Yesterday I had to arrange some stuff in my studio. This lead to the digging out of very old drawings and unequivocally to a time-jump to a very distant past in my artistic life that I though I’d share with you.
The story beings as follows: A long time ago a fellow artist told me to save all my drawings, regardless of the ugliness or whatever I might find as an excuse in them to throw them away; That I should always keep them on binders for future reference. To make a long story short I did kept them and nowadays I have a huuuuge collection of drawings going from the “omg my eyes” to the “I’m think I’m gonna be blind at looking at this”. Despite the shock of seeing how I used to draw, I was able to see a path chronologically documented in drawings: my artistic road, from the moment I decided I would do this beyond a mere hobby up until today.
I wanted to dedicate a post to this. Not only for myself (as we artist use to be ‘oh so over dramatic’ over what we consider to be “little progress” in our art), but to the younger artists out there who more often than not come to me and ask me how to get things things done. Since I do not like to give drawing advice -unless you ask about something very specific- I though I’d write a post about it, showing the road I’ve traveled throughout the years of drawing and how practice does make perfect if you commit yourself to the craft.
Ok, so the image above was a fan art I did when I was 14. I obviously was very keen of manga and anime and I still have the manga I copied this from. I remember that I was seriously mocked by several acquaintances because my way of learning how to apply colors and such was by copying artwork (I never ever traced things. you can also notice how I never drew the hands properly. They looked like mishapen claws XD). I learned anatomy -as much as I could- by looking into fashion magazines. I learned my mimicking other’s people’s work (most of it classical painting). Like training wheels on a bicycle and when I was ready I let those go. I was not exent on criticism. One thing you should know about this business is that people are going to criticize you on the drop of a hat and will be always very ready to tell you “you should not draw” “you are not talented” “stop drawing” “I’m better than you” which basically means “please give up on your dreams”.
True, drawing -if taken seriously- is not a thing that can be picked up just once and left on its own. Practice is everything. You can see it like this: Every artist is an athlete, and only those who practice hard enough go to the Olympics and the very, very best win the medals.
In my case my drawing took different paths since I started really drawing and worrying about colors and anatomy when Manga hit hard in the west (that means I drew most of my life and started to worry about this and that when I reached teenage-hood). As you know I’m a huuuuge fan of STS, so there were characters that were heavy influenced by the trend set by the anime and I gladly followed. Even when I consider myself more influenced by western cartoons than by anime, Araki style heavily shaped my lines. I remember drawing the three little girls while on a class. I always carried a huge drawing notebook and a box of crayons (my weapon of choice) everywhere I went. I remember having my face all freckled with crayon dust XD.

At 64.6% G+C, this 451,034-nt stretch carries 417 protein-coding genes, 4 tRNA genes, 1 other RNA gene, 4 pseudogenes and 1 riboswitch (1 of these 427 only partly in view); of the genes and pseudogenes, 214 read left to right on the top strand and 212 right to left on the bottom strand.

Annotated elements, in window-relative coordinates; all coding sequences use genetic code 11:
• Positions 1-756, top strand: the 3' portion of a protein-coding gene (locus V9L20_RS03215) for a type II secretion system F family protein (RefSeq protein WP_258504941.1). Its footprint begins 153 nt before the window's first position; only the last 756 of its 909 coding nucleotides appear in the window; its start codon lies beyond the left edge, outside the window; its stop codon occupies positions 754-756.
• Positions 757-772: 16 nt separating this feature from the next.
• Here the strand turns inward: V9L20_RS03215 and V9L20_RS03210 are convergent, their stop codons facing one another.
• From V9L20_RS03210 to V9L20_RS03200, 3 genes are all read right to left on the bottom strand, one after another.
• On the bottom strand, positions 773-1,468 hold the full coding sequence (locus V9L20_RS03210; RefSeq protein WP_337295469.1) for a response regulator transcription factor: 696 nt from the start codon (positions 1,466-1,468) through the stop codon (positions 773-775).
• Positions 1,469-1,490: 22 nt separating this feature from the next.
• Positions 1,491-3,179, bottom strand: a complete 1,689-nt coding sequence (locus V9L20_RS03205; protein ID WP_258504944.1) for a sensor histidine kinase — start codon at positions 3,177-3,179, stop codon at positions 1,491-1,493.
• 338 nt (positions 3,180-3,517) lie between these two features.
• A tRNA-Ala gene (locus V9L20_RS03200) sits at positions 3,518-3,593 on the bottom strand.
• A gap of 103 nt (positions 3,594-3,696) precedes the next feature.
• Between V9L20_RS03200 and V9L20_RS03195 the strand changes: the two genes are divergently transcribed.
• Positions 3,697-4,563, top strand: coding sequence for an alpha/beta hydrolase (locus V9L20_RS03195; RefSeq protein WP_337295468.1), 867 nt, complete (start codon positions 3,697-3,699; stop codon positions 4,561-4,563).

This was done I guess, a year later. I remembered I liked this drawing because of the colors. The one showed here is cropped, but even now after so many years I found it to be successful in the choice of colors. So much that I’m planning on redoing it some day. Anyway, the manga style was there but when I started to get off the training wheels and I was done of emulating the japanese, I emigrated to western style :D
But as I started to depart from manga style my drawing became somewhat… misshapen.
The strangest drawings are from this era (go to Toybox, my sts archive. my drawings are all kinds of strange) . I think the next five years I was slipping all over the place, but I was trying to find my own voice and I cannot stress how hard this was (At least it was for me). Up until today I don’t think I have quite found it, but certainly every time I draw something I do feel that what I draw it’s really mine.
Now, in 2014 I got all nostalgic for old times. I don’t want to sound over dramatic but now that I do this professionally, sometimes it’s hard to remember the fun in drawing. Not because it has “stopped” being fun, but precisely all the pressure of getting the job done and on time can sometimes be weary on the long run. So when drawing life weighs on you, it’s always fun to return to old stories and characters ^^(yay!). They seem to always have the answers when in doubt. At least my girls reminded me of the long road behind me. This was certainly an eye opener and a reassurance that everything (at least when drawing is concerned) can be achieved through practice. If you really want it, practice hard, and you will eventually get there. Study and practice. Surround yourself with people that want to help you and remember, not all people will have the insight to see your future abilities, so don’t take harsh criticism as a definite statement of your artistic abilities. Only you can decide what you can or cannot do.
Seeing my drawings, I have to admit I had no clue whatsoever about drawing at the very beggining. Can’t say I have all the answers in the tip of my pencil as of now, but I do feel more secure and know where and why I’m heading where I am supposed to go :)
And before I go, this is a speed painting video I did of one of the girls. I posted it a while ago on youtube, but I moved it to vimeo. Hope it helps.